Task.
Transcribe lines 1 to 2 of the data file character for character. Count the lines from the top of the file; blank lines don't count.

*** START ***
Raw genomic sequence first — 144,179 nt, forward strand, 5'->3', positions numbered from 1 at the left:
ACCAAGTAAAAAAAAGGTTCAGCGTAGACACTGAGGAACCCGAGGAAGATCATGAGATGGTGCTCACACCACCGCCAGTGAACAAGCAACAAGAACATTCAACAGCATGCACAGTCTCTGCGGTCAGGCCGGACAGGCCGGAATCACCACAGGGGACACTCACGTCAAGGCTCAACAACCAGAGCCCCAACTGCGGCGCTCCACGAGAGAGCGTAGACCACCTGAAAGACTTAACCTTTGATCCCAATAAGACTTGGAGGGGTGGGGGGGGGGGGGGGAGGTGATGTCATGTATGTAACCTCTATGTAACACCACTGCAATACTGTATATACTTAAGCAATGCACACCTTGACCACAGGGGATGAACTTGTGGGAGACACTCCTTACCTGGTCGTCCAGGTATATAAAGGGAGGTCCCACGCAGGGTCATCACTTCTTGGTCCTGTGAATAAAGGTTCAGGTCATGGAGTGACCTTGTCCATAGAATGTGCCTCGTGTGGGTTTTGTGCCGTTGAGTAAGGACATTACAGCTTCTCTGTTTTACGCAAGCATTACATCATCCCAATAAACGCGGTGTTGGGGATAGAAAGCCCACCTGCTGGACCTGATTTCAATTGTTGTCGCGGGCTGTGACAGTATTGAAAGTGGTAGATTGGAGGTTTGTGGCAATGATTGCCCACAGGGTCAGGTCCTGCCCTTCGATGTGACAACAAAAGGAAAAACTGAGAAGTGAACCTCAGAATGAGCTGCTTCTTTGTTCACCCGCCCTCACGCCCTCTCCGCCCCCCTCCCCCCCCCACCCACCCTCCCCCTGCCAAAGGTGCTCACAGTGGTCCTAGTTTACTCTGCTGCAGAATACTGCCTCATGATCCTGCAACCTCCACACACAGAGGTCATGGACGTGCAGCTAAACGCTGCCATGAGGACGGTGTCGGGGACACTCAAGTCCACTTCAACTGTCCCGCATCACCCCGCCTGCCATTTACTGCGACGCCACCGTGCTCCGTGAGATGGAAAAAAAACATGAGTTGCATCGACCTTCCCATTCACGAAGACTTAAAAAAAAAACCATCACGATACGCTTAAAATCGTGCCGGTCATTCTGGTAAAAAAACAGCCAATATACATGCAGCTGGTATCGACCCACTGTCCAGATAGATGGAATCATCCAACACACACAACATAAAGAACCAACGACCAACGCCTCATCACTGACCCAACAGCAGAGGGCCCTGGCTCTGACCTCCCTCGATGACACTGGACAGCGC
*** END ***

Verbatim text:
Raw genomic sequence first — 144,179 nt, forward strand, 5'->3', positions numbered from 1 at the left:
ACCAAGTAAAAAAAAGGTTCAGCGTAGACACTGAGGAACCCGAGGAAGATCATGAGATGGTGCTCACACCACCGCCAGTGAACAAGCAACAAGAACATTCAACAGCATGCACAGTCTCTGCGGTCAGGCCGGACAGGCCGGAATCACCACAGGGGACACTCACGTCAAGGCTCAACAACCAGAGCCCCAACTGCGGCGCTCCACGAGAGAGCGTAGACCACCTGAAAGACTTAACCTTTGATCCCAATAAGACTTGGAGGGGTGGGGGGGGGGGGGGGAGGTGATGTCATGTATGTAACCTCTATGTAACACCACTGCAATACTGTATATACTTAAGCAATGCACACCTTGACCACAGGGGATGAACTTGTGGGAGACACTCCTTACCTGGTCGTCCAGGTATATAAAGGGAGGTCCCACGCAGGGTCATCACTTCTTGGTCCTGTGAATAAAGGTTCAGGTCATGGAGTGACCTTGTCCATAGAATGTGCCTCGTGTGGGTTTTGTGCCGTTGAGTAAGGACATTACAGCTTCTCTGTTTTACGCAAGCATTACATCATCCCAATAAACGCGGTGTTGGGGATAGAAAGCCCACCTGCTGGACCTGATTTCAATTGTTGTCGCGGGCTGTGACAGTATTGAAAGTGGTAGATTGGAGGTTTGTGGCAATGATTGCCCACAGGGTCAGGTCCTGCCCTTCGATGTGACAACAAAAGGAAAAACTGAGAAGTGAACCTCAGAATGAGCTGCTTCTTTGTTCACCCGCCCTCACGCCCTCTCCGCCCCCCTCCCCCCCCCACCCACCCTCCCCCTGCCAAAGGTGCTCACAGTGGTCCTAGTTTACTCTGCTGCAGAATACTGCCTCATGATCCTGCAACCTCCACACACAGAGGTCATGGACGTGCAGCTAAACGCTGCCATGAGGACGGTGTCGGGGACACTCAAGTCCACTTCAACTGTCCCGCATCACCCCGCCTGCCATTTACTGCGACGCCACCGTGCTCCGTGAGATGGAAAAAAAACATGAGTTGCATCGACCTTCCCATTCACGAAGACTTAAAAAAAAAACCATCACGATACGCTTAAAATCGTGCCGGTCATTCTGGTAAAAAAACAGCCAATATACATGCAGCTGGTATCGACCCACTGTCCAGATAGATGGAATCATCCAACACACACAACATAAAGAACCAACGACCAACGCCTCATCACTGACCCAACAGCAGAGGGCCCTGGCTCTGACCTCCCTCGATGACACTGGACAGCGC